Tuesday, August 6, 2013

The Cinema File #232: "Only God Forgives" Review

One of the most apoplectic reviews I've ever written was for last years tour de force of boredom The Master, a film with expertly detailed characters full of depth and potential, thrown haphazardly into a plotless narrative that utterly and almost spitefully failed to do anything with them. Only God Forgives has a similar feel, even as it has the exact opposite problem. It's just as slow moving, pretentious, and up its own ass, but it actually has a story that I could see myself enjoying, if only the characters weren't so bland and poorly developed, and their interactions so obfuscated and elusive that I can't possibly engage with any of it. Like The Master, Only God Forgives is less of a movie as it is an endurance test daring you to turn away in disgust, and while I got about 12 minutes into P.T. Anderson's opus before wanting to flee in terror, I got to that point in under 5 this time around. Not sure if that makes it worse, or if it even matters at this point.

Only God Forgives follows a character played by Ryan Gosling whose name I honestly can't even remember, because that's how little I could invest myself emotionally in any of this. He's an American in Bangkok who runs an underground fighting ring as a front for a presumably even more underground drug smuggling ring, who is thrust into the most boring revenge plot in the history of revenge movies after his creepy rapist brother is justifiably murdered by a vigilante cop. And oh dear God is this movie boring, which for a movie centered around crime, murder, and revenge all in exotic locales, is really something you have to work hard to do. I'd make a joke about how only God could forgive a movie this tedious, but I'm pretty sure its so mind numbingly awful that it represents solid proof that there is no God, as no loving God would allow this thing to exist.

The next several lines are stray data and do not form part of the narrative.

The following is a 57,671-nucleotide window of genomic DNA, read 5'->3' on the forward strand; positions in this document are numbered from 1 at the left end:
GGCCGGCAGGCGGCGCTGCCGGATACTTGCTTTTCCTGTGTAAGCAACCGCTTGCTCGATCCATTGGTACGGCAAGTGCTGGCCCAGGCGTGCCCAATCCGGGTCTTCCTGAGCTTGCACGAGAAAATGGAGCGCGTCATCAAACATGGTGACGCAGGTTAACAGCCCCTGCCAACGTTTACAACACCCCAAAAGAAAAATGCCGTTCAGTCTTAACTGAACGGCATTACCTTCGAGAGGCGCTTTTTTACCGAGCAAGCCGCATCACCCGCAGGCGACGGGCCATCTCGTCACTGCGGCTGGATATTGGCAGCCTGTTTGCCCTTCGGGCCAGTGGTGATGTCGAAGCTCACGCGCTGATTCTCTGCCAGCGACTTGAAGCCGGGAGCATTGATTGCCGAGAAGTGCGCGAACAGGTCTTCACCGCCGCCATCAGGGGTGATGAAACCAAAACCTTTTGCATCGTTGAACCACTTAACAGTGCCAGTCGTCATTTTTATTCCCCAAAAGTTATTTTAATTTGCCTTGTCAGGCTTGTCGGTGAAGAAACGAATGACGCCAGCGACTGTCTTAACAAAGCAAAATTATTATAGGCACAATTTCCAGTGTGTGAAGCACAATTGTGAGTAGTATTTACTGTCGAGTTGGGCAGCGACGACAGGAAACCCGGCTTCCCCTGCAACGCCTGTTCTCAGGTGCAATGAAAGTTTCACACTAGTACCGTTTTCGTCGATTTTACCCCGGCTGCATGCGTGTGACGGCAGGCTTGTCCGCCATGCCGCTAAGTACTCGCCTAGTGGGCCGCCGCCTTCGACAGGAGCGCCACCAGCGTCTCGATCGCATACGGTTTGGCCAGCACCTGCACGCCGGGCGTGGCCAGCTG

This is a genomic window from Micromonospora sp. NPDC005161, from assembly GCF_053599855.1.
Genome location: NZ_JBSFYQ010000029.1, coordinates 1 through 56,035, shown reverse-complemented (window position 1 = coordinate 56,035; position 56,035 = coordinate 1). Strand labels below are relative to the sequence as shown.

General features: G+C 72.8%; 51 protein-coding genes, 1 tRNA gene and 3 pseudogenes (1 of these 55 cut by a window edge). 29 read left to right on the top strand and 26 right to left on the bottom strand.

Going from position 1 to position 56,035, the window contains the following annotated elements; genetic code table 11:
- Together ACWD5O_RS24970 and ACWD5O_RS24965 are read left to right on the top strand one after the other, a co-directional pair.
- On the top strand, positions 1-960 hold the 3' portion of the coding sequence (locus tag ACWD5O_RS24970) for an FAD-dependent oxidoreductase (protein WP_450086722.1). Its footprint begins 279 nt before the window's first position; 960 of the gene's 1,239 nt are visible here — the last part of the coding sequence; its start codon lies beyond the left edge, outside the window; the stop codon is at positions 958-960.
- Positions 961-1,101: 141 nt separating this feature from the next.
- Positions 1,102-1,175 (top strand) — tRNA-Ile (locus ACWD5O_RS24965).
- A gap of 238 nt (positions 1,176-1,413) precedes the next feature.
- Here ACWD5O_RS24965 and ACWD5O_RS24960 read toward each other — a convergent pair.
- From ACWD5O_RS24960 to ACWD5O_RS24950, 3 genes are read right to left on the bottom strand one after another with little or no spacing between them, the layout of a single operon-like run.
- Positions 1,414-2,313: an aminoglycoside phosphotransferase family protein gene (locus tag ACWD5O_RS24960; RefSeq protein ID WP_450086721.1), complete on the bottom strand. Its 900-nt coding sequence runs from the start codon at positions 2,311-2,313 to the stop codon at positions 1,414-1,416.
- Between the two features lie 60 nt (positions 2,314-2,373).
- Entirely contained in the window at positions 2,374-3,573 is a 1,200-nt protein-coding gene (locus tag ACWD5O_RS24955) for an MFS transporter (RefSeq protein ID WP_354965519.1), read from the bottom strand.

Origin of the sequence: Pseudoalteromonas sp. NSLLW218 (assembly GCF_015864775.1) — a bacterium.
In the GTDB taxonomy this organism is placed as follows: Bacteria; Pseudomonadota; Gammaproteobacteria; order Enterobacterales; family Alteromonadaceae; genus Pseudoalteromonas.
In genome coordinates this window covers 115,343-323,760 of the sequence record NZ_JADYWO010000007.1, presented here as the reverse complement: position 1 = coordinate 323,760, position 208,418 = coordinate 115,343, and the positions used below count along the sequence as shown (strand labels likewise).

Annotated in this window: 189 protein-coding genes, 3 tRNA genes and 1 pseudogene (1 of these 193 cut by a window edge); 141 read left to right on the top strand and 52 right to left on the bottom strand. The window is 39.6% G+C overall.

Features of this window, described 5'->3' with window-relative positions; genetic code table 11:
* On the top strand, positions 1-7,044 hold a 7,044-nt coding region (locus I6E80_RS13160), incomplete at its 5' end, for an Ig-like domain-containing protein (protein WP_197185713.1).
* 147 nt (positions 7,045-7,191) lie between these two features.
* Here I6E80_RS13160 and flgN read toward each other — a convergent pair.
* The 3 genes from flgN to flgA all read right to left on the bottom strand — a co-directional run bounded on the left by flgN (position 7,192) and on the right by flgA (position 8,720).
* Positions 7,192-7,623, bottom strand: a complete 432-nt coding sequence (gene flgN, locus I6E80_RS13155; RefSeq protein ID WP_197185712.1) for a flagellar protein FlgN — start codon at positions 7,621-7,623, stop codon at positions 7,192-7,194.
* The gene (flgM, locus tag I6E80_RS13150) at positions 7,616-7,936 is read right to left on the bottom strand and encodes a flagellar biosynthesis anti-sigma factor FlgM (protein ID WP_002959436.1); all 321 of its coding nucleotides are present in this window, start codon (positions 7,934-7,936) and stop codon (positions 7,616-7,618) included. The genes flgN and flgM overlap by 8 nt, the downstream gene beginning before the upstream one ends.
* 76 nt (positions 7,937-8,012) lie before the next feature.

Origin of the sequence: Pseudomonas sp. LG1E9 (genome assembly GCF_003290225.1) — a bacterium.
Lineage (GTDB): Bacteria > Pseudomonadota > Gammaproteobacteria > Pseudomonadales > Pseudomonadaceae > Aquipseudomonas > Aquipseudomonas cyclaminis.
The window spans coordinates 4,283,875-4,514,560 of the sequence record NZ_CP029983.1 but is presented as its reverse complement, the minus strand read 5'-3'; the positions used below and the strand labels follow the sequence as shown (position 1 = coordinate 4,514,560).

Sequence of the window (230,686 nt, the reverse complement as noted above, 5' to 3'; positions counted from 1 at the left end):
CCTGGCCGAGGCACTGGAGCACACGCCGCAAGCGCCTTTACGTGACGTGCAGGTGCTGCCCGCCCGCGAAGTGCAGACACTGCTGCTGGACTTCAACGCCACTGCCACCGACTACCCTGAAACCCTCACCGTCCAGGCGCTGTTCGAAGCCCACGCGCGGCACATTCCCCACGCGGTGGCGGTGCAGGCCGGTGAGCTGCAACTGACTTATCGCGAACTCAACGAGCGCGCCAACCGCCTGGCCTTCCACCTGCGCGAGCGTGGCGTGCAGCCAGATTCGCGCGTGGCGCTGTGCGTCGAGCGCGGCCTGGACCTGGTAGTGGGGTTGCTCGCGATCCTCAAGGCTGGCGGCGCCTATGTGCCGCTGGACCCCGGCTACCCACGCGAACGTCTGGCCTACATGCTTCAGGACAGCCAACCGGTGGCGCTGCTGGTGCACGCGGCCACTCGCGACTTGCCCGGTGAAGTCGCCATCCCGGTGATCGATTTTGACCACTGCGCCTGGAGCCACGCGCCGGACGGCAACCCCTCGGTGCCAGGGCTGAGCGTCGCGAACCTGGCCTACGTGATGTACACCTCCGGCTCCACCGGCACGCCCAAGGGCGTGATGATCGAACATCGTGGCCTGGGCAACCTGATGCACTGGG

If I didn't know any better, I'd say this movie, from the director of the far superior Ryan Gosling film Drive, was a deliberate satire or parody of the worst abuses of independent cinema, particularly those in the post-David Lynch school of atmospheric, symbolic pseudo narratives. People don't have conversations in this movie, so much as they have a series of pregnant pauses in between where you must assume bits of dialogue explaining things would be. We're supposed to just glean that the plot is moving forward from Gosling's blank stares off into the distance, or gain some deep understanding about the murderous cop from the fact that he sings really bad karaoke. Every other scene is set up like a still life painting, and of course the majority of the movie about bad guys doing bad things takes place in a series of endless labyrinthine hallways back lit blood red to resemble Hell, with the justice seeking antagonist dubbed The Angel of Death, because this is the kind of movie that can be both inaccessibly subtle and stupidly obvious at the same time.

Many have decried the violence in the film as going too far, and indeed at many points it does get pretty gruesome, more so than I was expecting, but far from a criticism, this element was the only thing that held my interest. When the movie is so painfully dull and soul crushingly slow, the occasional explosion of bloodshed was just enough to snap me out of the hypnotic trance this movie had me in. Its almost to a fault, as the few scenes that do this are evenly spaced enough that I was unable to completely fall asleep as I so wished to do to escape from watching the scenes without machetes chopping off limbs. One torture scene is particularly hard to watch, but not in a bad way, and a ridiculously one-sided fight between Gosling and the one character I liked is easily the most entertaining part of the movie (entertaining being a relative term) if only because I got to watch a mumbling pretty boy get the snot beat out of him.

Only God Forgives famously received both a standing ovation and a chorus of boos at its screening at Cannes, and I imagine that if I had been in that theater, I might have joined both groups, but probably not at the right times. I would have cheered the bloody mayhem as those around me detested its gratuitous nature, and booed my fool head off at all the still shots I gather most of the film's fans found so captivating. I often try to pinpoint one scene in every movie I watch that serves as a metaphor for the film as a whole, but here there are just far too many to count. Every time we see Gosling's shallow depth as he stares aimlessly at nothing, often backed by some eerily pretty design or location, you have in one image everything you need to know about this movie. And thankfully, more than likely the director will see fit to hold on that image for longer than you would ever need to absorb its meaning, which is that is has none.
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